Diana Powell’s stories have featured in a number of competitions, including the 2020 SoA ALCS Tom-Gallon Award (runner-up) and the 2019 ChipLit Prize (winner) and most recently the Bristol Short Story Prize 2022 (winner). They have also been published in several anthologies and journals, such as ‘Best (British) Short Stories 2020’. Her novella, ‘Esther Bligh’, was published in 2018 by Holland House Books. Her collection, ‘Trouble Crossing the Bridge’ came out in 2020. Her novella, ‘The Sisters of Cynvael’, won the 2021 Cinnamon Press Literature Award, and will be published next year.


Anju Sharma grew up in Uttar Pradesh, India, majored in history from Delhi University, worked as a copy-writer, taught copywriting, then went back to being a student – this time of literature – purely through the act of intense reading. Her writing has appeared or is forthcoming in The Maine Review, The Margins, The Forge and Nelle. She is shortlisted for Bridport Short Story Prize 2022 and longlisted for Desperate Literature Short Fiction prize 2022. She is presently working on a novel.


Lui Sit writes in multiple genres including adult short fiction, memoir and children’s middle grade books. She is an alumnus of several writers’ development schemes including A Brief Pause, London Writers Award and Penguin WriteNow. Her stories are published in journals and anthologies including MAINSTREAM, Superlative, Short Good Things, Fudoki, City of Stories and Out of The Box. Update: Writing for children, Lui Sit has just won the Faber FAB Prize 2022 for text with “The Legend of Linger Island” (Puffin).


Zakia Uddin is a short story writer whose previous work has been published by The White Review, The Stinging Fly and Granta. Winner of the Willesden Herald short story prize 2022. She lives in London.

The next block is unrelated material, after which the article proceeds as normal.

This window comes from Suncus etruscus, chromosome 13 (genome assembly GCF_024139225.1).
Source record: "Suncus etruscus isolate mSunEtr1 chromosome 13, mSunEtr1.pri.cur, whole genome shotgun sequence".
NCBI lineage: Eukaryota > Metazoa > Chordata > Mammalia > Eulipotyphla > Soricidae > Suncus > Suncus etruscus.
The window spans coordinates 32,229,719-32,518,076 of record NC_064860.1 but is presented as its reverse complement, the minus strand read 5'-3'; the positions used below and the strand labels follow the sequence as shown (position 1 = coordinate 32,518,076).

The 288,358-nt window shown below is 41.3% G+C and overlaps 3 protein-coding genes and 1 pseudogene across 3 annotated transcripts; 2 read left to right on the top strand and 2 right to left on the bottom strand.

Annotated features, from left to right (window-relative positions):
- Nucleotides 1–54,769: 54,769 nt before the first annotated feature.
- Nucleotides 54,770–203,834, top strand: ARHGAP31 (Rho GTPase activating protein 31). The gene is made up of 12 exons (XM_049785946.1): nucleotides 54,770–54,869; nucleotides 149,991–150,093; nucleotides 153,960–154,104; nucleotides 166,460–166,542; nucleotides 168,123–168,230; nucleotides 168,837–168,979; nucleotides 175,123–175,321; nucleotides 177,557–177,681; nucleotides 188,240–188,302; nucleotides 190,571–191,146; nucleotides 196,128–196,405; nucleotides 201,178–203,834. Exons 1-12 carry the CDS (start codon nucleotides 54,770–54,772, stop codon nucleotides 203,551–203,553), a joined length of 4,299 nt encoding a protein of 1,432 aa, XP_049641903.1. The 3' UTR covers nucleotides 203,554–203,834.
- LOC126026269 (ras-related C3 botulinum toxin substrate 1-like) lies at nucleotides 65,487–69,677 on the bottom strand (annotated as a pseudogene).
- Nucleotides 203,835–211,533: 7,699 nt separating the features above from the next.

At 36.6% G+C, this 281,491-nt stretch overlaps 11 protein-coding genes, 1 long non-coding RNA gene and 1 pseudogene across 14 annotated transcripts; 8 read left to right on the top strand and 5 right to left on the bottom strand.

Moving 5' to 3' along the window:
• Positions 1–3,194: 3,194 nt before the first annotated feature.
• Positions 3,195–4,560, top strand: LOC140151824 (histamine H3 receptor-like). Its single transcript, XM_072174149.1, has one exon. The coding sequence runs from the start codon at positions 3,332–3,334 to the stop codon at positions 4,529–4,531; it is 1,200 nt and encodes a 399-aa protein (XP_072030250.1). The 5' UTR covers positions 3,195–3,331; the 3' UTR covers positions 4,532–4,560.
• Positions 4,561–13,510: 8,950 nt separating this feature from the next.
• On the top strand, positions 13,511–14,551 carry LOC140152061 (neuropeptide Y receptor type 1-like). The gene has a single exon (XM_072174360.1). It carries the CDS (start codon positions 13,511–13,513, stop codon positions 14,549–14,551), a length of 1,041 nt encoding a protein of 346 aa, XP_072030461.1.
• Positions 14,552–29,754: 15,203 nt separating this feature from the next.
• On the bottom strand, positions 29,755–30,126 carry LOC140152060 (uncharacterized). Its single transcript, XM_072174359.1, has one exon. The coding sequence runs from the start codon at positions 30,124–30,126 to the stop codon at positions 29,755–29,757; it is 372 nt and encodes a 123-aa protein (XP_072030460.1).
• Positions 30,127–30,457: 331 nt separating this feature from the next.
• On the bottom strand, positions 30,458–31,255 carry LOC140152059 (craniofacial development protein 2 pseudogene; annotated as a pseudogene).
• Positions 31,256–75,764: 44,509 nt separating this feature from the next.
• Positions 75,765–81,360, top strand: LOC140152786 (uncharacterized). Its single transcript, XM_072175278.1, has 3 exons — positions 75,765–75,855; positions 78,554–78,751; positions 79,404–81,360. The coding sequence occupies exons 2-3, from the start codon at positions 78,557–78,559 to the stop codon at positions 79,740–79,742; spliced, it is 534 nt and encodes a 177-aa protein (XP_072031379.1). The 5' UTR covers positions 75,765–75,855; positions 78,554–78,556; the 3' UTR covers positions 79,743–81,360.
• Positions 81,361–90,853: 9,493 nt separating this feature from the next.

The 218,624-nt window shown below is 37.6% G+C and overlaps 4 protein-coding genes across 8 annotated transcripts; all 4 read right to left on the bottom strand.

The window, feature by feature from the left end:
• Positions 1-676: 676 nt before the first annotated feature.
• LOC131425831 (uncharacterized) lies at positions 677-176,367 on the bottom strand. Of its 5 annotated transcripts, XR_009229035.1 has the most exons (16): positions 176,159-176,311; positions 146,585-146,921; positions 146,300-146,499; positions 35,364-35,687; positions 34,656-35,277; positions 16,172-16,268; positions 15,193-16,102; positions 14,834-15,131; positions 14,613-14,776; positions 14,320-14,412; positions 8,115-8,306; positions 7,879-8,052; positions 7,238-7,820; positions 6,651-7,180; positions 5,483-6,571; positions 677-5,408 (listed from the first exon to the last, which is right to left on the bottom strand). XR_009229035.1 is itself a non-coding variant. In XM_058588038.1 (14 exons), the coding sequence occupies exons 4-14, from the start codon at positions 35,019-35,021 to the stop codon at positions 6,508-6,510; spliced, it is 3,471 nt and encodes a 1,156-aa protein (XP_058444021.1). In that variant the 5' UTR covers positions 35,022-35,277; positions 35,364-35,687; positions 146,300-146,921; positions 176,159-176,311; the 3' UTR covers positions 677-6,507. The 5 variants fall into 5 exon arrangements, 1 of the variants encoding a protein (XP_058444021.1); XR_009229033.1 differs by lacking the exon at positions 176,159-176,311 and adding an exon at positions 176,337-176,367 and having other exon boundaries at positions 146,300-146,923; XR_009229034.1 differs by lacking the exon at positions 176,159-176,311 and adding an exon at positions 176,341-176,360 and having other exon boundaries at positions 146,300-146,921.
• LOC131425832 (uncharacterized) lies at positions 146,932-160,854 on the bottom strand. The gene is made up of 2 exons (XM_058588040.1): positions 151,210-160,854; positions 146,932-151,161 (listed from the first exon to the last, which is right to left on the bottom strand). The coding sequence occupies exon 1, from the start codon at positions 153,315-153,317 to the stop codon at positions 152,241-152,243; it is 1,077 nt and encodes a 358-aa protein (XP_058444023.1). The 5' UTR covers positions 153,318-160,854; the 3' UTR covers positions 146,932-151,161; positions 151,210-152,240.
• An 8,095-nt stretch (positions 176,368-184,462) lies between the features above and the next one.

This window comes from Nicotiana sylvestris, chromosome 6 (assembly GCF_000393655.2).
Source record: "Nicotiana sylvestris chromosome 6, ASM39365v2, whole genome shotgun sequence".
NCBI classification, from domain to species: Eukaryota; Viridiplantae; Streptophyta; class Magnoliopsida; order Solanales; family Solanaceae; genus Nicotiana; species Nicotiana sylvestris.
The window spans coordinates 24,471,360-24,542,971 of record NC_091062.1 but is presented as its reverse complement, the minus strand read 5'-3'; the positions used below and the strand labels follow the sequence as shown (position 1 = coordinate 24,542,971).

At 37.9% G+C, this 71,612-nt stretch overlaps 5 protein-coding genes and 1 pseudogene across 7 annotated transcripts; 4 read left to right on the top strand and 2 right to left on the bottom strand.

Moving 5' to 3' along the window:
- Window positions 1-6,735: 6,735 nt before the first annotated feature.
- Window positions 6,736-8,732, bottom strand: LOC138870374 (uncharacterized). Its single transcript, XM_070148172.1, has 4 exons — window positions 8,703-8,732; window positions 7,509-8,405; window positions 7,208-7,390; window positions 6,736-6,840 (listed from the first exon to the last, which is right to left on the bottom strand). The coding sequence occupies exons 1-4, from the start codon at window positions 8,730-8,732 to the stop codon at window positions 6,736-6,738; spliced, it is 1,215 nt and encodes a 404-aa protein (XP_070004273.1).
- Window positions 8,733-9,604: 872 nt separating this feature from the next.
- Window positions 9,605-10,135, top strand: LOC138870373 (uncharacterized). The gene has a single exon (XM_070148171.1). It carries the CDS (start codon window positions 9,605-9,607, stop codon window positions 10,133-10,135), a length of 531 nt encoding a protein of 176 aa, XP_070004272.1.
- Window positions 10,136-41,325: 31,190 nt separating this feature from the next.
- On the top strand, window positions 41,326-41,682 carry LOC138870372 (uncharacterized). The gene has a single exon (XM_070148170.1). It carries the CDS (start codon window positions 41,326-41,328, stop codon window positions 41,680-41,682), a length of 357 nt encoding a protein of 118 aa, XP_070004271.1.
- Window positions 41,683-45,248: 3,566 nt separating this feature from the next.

Announcement: Results of the Willesden Short Story Prize 2022

The Willesden Short Story Prize 2022 was revealed at Willesden Library this evening. First prize went to “Hotline” by Zakia Uddin (left). 

Runners-up were “Vevey” by Catherine McNamara and “Cuckquean” by Jackie Morris. 

Thanks to Claire Lacey and Katy Darby for bringing the stories to life and making the event go with a zing. 

Thanks to Jarred McGinnis for judging and to the writers of all ten shortlisted stories, as every one is a prize-winner in this short story competition. (Ed.)

BBC 2022: “Blue 4eva” by Saba Sams

You can read the winning entry in the BBC National Short Story Award 2022 below this report in Guardian Online: Blue 4eva by Saba Sams.

“Blue 4eva is [also] available to listen to on BBC Sounds, appears in the BBC National Short Story Award 2022 (Comma Press, £7.99) and in Saba Sams’ debut collection, Send Nudes (Bloomsbury, £14.99)” (Guardian) 

New Short Stories 12 – first look

From Willesden Herald Books, an imprint of Pretend Genius Press

The best of the Willesden Short Story Prize 2020

Short fiction by David Butler, Helen Harjak, Catherine McNamara, Andy Mead, Jackie Morris, Diana Powell, Peter Newall, Anju Sharma, Lui Sit, Zakia Uddin

With an introduction by Jarred McGinnis

Launch: The Performance Space, Willesden Green Library, 8 November 2022, from 7pm


Cover by Stratos Fountoulis based on an original photo by Stephen Moran

Announcement: Shortlist for the Willesden Short Story Prize 2022

The ten stories shortlisted for the Willesden Short Story Prize 2022 in alphabetical order by author

  • Shoes by David Butler
  • Remembering Not Forgetting by Helen Harjak
  • Vevey by Catherine McNamara
  • Haircut by Andy Mead
  • Cuckquean by Jackie Morris
  • My Last Journey with Baron Baldanders by Peter Newall
  • Empathy by Diana Powell
  • Things we see, things we don’t by Anju Sharma
  • Forecast for Rain by Lui Sit
  • Hotline by Zakia Uddin

Thanks to all who entered for making our selection task so difficult with the high standard of writing. The total number of entries was 371. It was painful having to leave out many outstanding short stories.  

There will be a special event to announce 1st prize and runners-up and to launch the anthology, New Short Stories 12. Details to follow. 

LA Times review: Two Nurses Smoking: Stories by David Means

“That’s how we salvage the past, locating the small stories and passing them carefully into the future,” a grieving mother confides in “Stopping Distance.” At the same time, she continues, “The story of my loss isn’t something I want to pass on. The only thing I can pass on is the silence.”

From LA Times’ review of Two Nurses Smoking: Stories by David Means

David Means was the judge for Willesden Herald New Short Stories 7 (2013).

Coming Soon: New Short Stories 12

Announcement: 371 entries received. Ten to comprise New Short Stories 12. “Watch this space.”